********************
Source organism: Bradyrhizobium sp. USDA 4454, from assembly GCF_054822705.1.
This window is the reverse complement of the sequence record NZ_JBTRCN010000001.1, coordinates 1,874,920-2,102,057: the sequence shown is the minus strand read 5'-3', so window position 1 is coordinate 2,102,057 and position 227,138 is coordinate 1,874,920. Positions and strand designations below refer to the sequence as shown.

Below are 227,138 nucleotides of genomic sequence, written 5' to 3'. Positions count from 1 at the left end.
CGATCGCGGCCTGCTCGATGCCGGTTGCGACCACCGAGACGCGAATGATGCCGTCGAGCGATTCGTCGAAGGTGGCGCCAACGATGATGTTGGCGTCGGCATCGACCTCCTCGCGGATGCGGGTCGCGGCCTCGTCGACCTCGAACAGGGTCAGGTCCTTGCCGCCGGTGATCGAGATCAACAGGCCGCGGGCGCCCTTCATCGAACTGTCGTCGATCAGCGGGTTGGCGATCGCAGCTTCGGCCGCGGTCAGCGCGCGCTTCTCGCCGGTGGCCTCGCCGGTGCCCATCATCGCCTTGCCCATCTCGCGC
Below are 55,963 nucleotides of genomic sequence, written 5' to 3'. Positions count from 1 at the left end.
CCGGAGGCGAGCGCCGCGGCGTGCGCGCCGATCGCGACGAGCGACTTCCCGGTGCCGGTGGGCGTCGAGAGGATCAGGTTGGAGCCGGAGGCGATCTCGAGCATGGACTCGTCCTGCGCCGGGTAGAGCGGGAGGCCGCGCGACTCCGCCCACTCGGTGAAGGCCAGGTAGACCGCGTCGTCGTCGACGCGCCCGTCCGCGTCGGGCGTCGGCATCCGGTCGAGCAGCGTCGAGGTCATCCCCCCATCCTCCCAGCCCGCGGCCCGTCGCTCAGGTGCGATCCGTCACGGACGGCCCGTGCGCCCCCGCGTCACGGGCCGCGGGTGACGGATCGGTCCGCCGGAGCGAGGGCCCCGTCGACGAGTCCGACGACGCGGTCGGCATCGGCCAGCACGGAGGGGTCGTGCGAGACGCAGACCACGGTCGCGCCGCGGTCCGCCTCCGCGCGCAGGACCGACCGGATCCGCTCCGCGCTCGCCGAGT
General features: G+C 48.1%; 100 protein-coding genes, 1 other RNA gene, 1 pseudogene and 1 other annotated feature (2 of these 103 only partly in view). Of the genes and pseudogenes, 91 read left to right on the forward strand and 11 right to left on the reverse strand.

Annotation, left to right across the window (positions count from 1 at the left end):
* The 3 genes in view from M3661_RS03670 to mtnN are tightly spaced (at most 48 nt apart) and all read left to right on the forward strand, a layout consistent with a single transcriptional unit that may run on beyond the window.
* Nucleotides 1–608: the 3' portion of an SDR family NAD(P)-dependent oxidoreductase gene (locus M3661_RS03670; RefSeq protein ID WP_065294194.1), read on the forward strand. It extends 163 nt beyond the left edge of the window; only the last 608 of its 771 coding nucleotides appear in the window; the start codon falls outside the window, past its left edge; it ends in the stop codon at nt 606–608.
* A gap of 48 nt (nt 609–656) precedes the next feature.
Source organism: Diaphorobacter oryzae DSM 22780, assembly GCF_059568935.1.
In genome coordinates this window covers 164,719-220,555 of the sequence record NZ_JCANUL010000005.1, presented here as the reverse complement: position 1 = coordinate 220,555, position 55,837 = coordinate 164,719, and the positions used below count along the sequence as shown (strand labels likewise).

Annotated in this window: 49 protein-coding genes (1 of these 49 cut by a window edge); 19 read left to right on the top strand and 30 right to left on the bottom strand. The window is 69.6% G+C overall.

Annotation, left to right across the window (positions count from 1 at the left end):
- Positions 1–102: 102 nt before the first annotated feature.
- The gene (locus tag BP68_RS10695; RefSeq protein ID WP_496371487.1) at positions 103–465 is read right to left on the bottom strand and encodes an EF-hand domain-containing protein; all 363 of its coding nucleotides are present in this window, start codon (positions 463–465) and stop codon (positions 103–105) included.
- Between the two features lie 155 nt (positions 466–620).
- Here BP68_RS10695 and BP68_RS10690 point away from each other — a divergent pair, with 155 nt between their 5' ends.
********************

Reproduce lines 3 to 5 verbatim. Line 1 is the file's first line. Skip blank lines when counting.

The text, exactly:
Below are 227,138 nucleotides of genomic sequence, written 5' to 3'. Positions count from 1 at the left end.
CGATCGCGGCCTGCTCGATGCCGGTTGCGACCACCGAGACGCGAATGATGCCGTCGAGCGATTCGTCGAAGGTGGCGCCAACGATGATGTTGGCGTCGGCATCGACCTCCTCGCGGATGCGGGTCGCGGCCTCGTCGACCTCGAACAGGGTCAGGTCCTTGCCGCCGGTGATCGAGATCAACAGGCCGCGGGCGCCCTTCATCGAACTGTCGTCGATCAGCGGGTTGGCGATCGCAGCTTCGGCCGCGGTCAGCGCGCGCTTCTCGCCGGTGGCCTCGCCGGTGCCCATCATCGCCTTGCCCATCTCGCGC
Below are 55,963 nucleotides of genomic sequence, written 5' to 3'. Positions count from 1 at the left end.